Once you retire and begin to truly, fully enjoy your “golden years,” the last unpleasant surprise you’ll want to confront is that you cash pile isn’t going to last as long as you had planned.
To hopefully avoid that distress, US News recently offered some tips on generating some extra cash.
“With many savings accounts paying less than 1 percent interest, some retirement savers are turning to dividend stocks to provide a more reasonable return. Dividend stocks provide a stream of income as well as the potential for capital gains, but they also carry more risk than a savings account, certificate of deposit or bonds. Here's what you should know about using dividend stocks to pay for retirement,” David Ning, the founder of MoneyNing.com, writes.
Stop and Go: Dividends Can Be Unpredictable
“Dividends are distributions of company profits to shareholders. You have to be prepared for the possibility of a surprise dividend cut in the future,” he warns.
“It's difficult to make a diversified portfolio of stocks that currently sports a high yield and has the ability to grow its dividend for the foreseeable future. You may have to spend time researching and monitoring these stocks during your retirement years,” he advises.
Slow and Less Volatile
“Dividend stocks tend not to increase as quickly as the market as a whole, but they also tend to hold their value a little better when the market goes down. However, dividend stocks are not a risk-free investment, and carry more risk than high-quality bonds.”
Not as Taxing
“Dividends are typically taxed at a lower rate than bonds or other ordinary income, which makes dividend stocks a tax-efficient source of retirement income. However, when you sell the investment you may also owe capital gain taxes.”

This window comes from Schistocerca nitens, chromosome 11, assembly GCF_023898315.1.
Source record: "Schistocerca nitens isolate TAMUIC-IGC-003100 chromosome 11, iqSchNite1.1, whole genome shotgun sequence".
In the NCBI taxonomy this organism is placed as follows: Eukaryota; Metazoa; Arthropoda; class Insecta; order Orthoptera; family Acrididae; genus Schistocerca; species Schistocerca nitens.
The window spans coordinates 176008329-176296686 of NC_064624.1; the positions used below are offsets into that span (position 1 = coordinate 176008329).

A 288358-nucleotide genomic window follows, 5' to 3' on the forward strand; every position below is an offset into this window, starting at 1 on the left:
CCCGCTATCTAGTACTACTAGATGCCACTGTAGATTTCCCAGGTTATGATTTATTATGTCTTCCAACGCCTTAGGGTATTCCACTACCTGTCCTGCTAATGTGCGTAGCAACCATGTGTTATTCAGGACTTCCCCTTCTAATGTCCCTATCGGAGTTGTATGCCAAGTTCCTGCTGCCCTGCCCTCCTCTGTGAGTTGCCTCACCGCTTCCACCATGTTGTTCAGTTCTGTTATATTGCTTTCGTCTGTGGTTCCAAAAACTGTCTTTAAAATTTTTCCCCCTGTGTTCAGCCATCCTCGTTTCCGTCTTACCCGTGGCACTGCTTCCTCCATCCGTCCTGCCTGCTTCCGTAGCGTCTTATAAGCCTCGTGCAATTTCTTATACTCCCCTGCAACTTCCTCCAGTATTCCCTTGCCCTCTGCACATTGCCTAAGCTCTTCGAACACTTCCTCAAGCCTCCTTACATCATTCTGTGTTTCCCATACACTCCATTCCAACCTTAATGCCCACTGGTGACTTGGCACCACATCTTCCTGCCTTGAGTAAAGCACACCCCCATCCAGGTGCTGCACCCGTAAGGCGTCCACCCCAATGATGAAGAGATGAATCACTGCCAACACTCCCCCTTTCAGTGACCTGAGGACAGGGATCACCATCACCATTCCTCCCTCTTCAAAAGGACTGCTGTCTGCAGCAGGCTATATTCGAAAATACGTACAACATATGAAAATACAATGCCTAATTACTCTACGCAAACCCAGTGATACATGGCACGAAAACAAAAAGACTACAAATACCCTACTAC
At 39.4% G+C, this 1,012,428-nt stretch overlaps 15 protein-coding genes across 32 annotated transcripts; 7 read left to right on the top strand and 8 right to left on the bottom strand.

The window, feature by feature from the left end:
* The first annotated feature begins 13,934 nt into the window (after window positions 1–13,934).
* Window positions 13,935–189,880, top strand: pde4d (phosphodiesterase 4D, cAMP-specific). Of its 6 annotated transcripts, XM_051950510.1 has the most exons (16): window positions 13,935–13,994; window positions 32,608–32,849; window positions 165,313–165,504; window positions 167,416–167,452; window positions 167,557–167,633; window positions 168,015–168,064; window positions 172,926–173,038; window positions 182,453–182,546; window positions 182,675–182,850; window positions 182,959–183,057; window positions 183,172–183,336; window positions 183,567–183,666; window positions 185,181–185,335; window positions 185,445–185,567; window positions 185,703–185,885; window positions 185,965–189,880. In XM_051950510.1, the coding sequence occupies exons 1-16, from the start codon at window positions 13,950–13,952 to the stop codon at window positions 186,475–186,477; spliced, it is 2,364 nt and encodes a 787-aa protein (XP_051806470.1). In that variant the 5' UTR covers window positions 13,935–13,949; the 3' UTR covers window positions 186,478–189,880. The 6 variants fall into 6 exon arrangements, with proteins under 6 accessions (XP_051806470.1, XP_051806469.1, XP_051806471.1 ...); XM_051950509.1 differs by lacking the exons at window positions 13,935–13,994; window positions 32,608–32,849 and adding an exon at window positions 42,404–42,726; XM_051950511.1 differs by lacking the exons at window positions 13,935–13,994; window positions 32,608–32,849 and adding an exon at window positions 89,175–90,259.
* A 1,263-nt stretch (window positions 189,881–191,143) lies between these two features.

Pass It On
“If you spend only the dividends your investments generate, you will almost certainly leave money behind for heirs. This may be desirable to parents who want to pass on wealth to their children, but it also means that you aren't spending as much as you could in retirement.”
To be sure, other experts advise considering dividends to bolster your retirement income, with Newsmax Finance Insider Charles Sizemore
refining the science.
“We all have bills to pay. And whether it’s your mortgage, your utilities or just that pesky credit card bill, life’s little expenses tend to recur every month,” Sizemore says.
“There’s just one problem with this: If you’re living off of your investments, you normally get paid on a very different timeframe. Dividends are usually paid quarterly, and bond interest is usually paid semi-annually,” he said.
“I don’t know about you, but I don’t like trying to plan my expenses three to six months in advance. And for a retiree, I can’t think of too many things scarier than running out of money in between quarterly dividend payments. Well, fear not. I have a solution: Monthly dividend stocks,” he touts.
“Many closed-end bond funds have traditionally paid their dividends monthly, which is nice. It shows that the managers understand their investors and try to accommodate them. But among everyday dividend stocks, it’s still surprisingly rare and usually limited to a REITs and business development companies.”
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